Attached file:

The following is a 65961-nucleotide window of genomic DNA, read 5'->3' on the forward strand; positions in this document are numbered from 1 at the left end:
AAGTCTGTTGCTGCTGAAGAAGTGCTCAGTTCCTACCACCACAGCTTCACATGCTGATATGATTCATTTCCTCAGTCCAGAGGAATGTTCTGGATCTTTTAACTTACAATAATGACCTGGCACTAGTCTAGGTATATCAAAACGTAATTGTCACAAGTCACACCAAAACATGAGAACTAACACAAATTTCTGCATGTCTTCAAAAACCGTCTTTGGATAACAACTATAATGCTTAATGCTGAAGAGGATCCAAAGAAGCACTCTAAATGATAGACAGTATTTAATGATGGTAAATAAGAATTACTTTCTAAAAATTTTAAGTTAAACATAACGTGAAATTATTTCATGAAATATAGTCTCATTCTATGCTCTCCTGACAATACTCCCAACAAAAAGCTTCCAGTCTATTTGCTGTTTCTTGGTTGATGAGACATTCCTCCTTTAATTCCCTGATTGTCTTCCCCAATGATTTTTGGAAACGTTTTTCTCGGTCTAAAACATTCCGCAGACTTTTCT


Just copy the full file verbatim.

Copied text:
The following is a 65961-nucleotide window of genomic DNA, read 5'->3' on the forward strand; positions in this document are numbered from 1 at the left end:
AAGTCTGTTGCTGCTGAAGAAGTGCTCAGTTCCTACCACCACAGCTTCACATGCTGATATGATTCATTTCCTCAGTCCAGAGGAATGTTCTGGATCTTTTAACTTACAATAATGACCTGGCACTAGTCTAGGTATATCAAAACGTAATTGTCACAAGTCACACCAAAACATGAGAACTAACACAAATTTCTGCATGTCTTCAAAAACCGTCTTTGGATAACAACTATAATGCTTAATGCTGAAGAGGATCCAAAGAAGCACTCTAAATGATAGACAGTATTTAATGATGGTAAATAAGAATTACTTTCTAAAAATTTTAAGTTAAACATAACGTGAAATTATTTCATGAAATATAGTCTCATTCTATGCTCTCCTGACAATACTCCCAACAAAAAGCTTCCAGTCTATTTGCTGTTTCTTGGTTGATGAGACATTCCTCCTTTAATTCCCTGATTGTCTTCCCCAATGATTTTTGGAAACGTTTTTCTCGGTCTAAAACATTCCGCAGACTTTTCT